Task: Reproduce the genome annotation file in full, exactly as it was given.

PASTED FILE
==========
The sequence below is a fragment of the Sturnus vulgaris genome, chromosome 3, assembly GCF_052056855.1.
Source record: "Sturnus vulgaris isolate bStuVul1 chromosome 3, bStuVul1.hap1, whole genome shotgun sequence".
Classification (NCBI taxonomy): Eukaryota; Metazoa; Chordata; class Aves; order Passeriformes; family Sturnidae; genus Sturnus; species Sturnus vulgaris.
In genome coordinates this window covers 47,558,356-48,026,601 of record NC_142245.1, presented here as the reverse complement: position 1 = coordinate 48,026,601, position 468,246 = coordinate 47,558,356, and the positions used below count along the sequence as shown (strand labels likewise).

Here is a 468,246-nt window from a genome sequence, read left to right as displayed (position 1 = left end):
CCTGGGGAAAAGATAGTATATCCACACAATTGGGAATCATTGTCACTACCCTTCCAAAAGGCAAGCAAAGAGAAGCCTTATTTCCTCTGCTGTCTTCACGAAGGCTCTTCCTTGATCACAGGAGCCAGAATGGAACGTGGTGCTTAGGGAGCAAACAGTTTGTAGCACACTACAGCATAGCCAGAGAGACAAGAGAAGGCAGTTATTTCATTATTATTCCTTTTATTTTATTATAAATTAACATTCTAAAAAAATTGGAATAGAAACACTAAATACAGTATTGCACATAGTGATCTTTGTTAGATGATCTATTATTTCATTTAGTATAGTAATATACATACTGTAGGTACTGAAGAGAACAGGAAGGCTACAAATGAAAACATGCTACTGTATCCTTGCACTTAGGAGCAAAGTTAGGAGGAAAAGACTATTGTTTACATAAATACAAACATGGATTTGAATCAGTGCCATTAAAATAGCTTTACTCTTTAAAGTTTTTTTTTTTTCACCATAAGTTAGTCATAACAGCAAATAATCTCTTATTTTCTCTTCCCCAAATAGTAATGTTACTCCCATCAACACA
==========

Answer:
The sequence below is a fragment of the Sturnus vulgaris genome, chromosome 3, assembly GCF_052056855.1.
Source record: "Sturnus vulgaris isolate bStuVul1 chromosome 3, bStuVul1.hap1, whole genome shotgun sequence".
Classification (NCBI taxonomy): Eukaryota; Metazoa; Chordata; class Aves; order Passeriformes; family Sturnidae; genus Sturnus; species Sturnus vulgaris.
In genome coordinates this window covers 47,558,356-48,026,601 of record NC_142245.1, presented here as the reverse complement: position 1 = coordinate 48,026,601, position 468,246 = coordinate 47,558,356, and the positions used below count along the sequence as shown (strand labels likewise).

Here is a 468,246-nt window from a genome sequence, read left to right as displayed (position 1 = left end):
CCTGGGGAAAAGATAGTATATCCACACAATTGGGAATCATTGTCACTACCCTTCCAAAAGGCAAGCAAAGAGAAGCCTTATTTCCTCTGCTGTCTTCACGAAGGCTCTTCCTTGATCACAGGAGCCAGAATGGAACGTGGTGCTTAGGGAGCAAACAGTTTGTAGCACACTACAGCATAGCCAGAGAGACAAGAGAAGGCAGTTATTTCATTATTATTCCTTTTATTTTATTATAAATTAACATTCTAAAAAAATTGGAATAGAAACACTAAATACAGTATTGCACATAGTGATCTTTGTTAGATGATCTATTATTTCATTTAGTATAGTAATATACATACTGTAGGTACTGAAGAGAACAGGAAGGCTACAAATGAAAACATGCTACTGTATCCTTGCACTTAGGAGCAAAGTTAGGAGGAAAAGACTATTGTTTACATAAATACAAACATGGATTTGAATCAGTGCCATTAAAATAGCTTTACTCTTTAAAGTTTTTTTTTTTTCACCATAAGTTAGTCATAACAGCAAATAATCTCTTATTTTCTCTTCCCCAAATAGTAATGTTACTCCCATCAACACA